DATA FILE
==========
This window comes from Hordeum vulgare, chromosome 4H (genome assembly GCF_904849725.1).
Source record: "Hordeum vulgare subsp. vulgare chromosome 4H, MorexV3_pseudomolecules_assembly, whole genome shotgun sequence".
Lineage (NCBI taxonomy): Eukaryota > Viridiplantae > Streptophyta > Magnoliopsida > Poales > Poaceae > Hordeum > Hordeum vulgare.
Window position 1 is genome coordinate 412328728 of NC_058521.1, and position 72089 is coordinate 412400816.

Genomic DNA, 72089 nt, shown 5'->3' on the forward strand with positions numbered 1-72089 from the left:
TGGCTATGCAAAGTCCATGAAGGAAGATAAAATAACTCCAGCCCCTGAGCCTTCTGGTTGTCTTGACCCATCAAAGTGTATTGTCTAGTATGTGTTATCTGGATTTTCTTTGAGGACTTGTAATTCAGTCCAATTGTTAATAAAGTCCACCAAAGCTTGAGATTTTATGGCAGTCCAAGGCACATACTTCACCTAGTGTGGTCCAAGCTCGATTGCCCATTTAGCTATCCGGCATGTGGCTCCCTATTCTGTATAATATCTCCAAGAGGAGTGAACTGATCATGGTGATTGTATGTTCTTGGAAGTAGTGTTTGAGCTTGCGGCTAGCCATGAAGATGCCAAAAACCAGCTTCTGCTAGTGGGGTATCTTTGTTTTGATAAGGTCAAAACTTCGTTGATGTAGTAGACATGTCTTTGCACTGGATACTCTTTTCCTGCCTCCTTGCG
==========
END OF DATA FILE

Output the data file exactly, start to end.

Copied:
This window comes from Hordeum vulgare, chromosome 4H (genome assembly GCF_904849725.1).
Source record: "Hordeum vulgare subsp. vulgare chromosome 4H, MorexV3_pseudomolecules_assembly, whole genome shotgun sequence".
Lineage (NCBI taxonomy): Eukaryota > Viridiplantae > Streptophyta > Magnoliopsida > Poales > Poaceae > Hordeum > Hordeum vulgare.
Window position 1 is genome coordinate 412328728 of NC_058521.1, and position 72089 is coordinate 412400816.

Genomic DNA, 72089 nt, shown 5'->3' on the forward strand with positions numbered 1-72089 from the left:
TGGCTATGCAAAGTCCATGAAGGAAGATAAAATAACTCCAGCCCCTGAGCCTTCTGGTTGTCTTGACCCATCAAAGTGTATTGTCTAGTATGTGTTATCTGGATTTTCTTTGAGGACTTGTAATTCAGTCCAATTGTTAATAAAGTCCACCAAAGCTTGAGATTTTATGGCAGTCCAAGGCACATACTTCACCTAGTGTGGTCCAAGCTCGATTGCCCATTTAGCTATCCGGCATGTGGCTCCCTATTCTGTATAATATCTCCAAGAGGAGTGAACTGATCATGGTGATTGTATGTTCTTGGAAGTAGTGTTTGAGCTTGCGGCTAGCCATGAAGATGCCAAAAACCAGCTTCTGCTAGTGGGGTATCTTTGTTTTGATAAGGTCAAAACTTCGTTGATGTAGTAGACATGTCTTTGCACTGGATACTCTTTTCCTGCCTCCTTGCG